Building on water, or when architecture takes off


The tower is 268 meters above the sea. Its futuristic physiognomy is delirious. In June 2021, Japanese architect Sou Fujimoto created a buzz by winning the competition to design the Qianhai New City Center in Shenzhen Bay in China. His project – based on 99 floating islands! – looks like a magical waterfall with a platform at the top that gives the illusion of flying through the air.

Not so long ago, we looked with circumspection on these aquatic constructions of the third type. Round, oval, slender, these science fiction models looking like snowflakes, spaceships or gigantic marine oases even made you smile.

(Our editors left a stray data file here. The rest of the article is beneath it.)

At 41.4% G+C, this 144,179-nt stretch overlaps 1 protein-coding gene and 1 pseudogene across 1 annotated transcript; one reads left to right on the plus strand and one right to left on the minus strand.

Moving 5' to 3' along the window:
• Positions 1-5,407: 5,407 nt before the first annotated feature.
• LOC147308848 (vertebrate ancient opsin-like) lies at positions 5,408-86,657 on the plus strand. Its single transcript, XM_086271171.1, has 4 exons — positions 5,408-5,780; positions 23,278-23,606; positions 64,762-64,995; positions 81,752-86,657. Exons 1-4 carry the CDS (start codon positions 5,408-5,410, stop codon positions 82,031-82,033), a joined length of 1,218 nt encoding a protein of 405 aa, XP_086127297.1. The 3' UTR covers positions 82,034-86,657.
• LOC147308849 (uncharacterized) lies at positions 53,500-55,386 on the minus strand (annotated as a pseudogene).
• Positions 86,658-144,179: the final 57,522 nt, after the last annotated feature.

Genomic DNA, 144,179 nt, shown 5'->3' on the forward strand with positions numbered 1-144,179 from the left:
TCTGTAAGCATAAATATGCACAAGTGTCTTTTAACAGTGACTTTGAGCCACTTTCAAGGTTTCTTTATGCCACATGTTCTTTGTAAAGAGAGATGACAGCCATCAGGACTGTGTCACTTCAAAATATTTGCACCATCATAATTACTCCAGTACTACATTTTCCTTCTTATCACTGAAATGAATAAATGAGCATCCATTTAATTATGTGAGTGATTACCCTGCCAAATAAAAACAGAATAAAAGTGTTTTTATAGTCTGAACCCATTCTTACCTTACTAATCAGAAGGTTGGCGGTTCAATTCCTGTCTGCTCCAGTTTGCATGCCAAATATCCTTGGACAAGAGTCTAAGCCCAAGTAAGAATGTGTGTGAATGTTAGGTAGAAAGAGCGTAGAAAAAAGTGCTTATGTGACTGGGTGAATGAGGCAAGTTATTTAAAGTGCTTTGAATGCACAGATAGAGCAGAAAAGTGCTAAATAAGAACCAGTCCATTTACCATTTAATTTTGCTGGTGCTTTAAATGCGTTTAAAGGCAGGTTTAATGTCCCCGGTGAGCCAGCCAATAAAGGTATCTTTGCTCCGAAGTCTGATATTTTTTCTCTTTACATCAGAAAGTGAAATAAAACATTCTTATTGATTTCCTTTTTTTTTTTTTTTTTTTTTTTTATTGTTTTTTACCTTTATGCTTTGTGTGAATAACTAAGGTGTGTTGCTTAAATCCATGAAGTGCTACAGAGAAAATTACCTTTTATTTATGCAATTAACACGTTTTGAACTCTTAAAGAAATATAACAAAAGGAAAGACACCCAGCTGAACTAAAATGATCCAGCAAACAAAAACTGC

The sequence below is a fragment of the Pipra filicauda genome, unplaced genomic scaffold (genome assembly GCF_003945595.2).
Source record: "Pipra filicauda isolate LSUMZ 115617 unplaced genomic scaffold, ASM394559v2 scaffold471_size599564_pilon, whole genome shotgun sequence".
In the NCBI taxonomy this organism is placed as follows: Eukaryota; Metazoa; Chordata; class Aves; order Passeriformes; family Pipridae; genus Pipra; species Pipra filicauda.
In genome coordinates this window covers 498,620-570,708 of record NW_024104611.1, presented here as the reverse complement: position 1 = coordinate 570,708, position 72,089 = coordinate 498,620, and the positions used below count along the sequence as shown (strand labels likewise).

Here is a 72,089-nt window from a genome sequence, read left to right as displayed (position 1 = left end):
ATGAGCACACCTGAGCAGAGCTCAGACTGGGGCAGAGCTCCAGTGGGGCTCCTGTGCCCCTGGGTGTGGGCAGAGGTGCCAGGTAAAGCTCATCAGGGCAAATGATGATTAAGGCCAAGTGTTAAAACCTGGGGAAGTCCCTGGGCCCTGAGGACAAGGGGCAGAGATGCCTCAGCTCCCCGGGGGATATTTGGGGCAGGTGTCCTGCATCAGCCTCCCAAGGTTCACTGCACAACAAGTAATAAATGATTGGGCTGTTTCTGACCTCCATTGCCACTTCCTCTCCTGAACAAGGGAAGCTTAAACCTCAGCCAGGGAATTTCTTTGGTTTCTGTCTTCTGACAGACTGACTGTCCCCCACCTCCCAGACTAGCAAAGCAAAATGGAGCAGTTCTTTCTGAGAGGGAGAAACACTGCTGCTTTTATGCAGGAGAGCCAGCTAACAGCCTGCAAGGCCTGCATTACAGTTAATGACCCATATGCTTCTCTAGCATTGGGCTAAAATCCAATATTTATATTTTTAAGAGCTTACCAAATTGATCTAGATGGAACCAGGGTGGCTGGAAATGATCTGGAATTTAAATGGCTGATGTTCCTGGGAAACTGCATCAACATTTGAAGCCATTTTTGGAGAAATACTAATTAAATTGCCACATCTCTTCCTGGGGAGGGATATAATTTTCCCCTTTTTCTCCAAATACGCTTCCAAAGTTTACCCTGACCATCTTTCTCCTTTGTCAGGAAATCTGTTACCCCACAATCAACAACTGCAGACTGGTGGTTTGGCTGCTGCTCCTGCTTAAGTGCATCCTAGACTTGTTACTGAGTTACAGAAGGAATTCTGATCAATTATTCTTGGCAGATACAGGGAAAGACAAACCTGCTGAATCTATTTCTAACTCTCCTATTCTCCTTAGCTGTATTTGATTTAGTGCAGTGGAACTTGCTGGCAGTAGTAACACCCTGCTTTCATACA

But now, to save humanity from exponential population growth and inevitable climatic upheaval, floating houses, neighborhoods, cities or micro-states have become the torchbearers of all imaginations. Water world. And if some lords of Silicon Valley, like Elon Musk or Jeff Bezos, dream of conquering space, others work on “floating and independent micro-nations”, like Patri Friedman (grandson of liberal economist Milton Friedman) and libertarian billionaire Peter Thiel.

The two men invested several million dollars a few years ago in The Seasteading Institute, a think tank intended to promote megalomaniac projects resembling Noah’s Arks. “Reinventing Civilization

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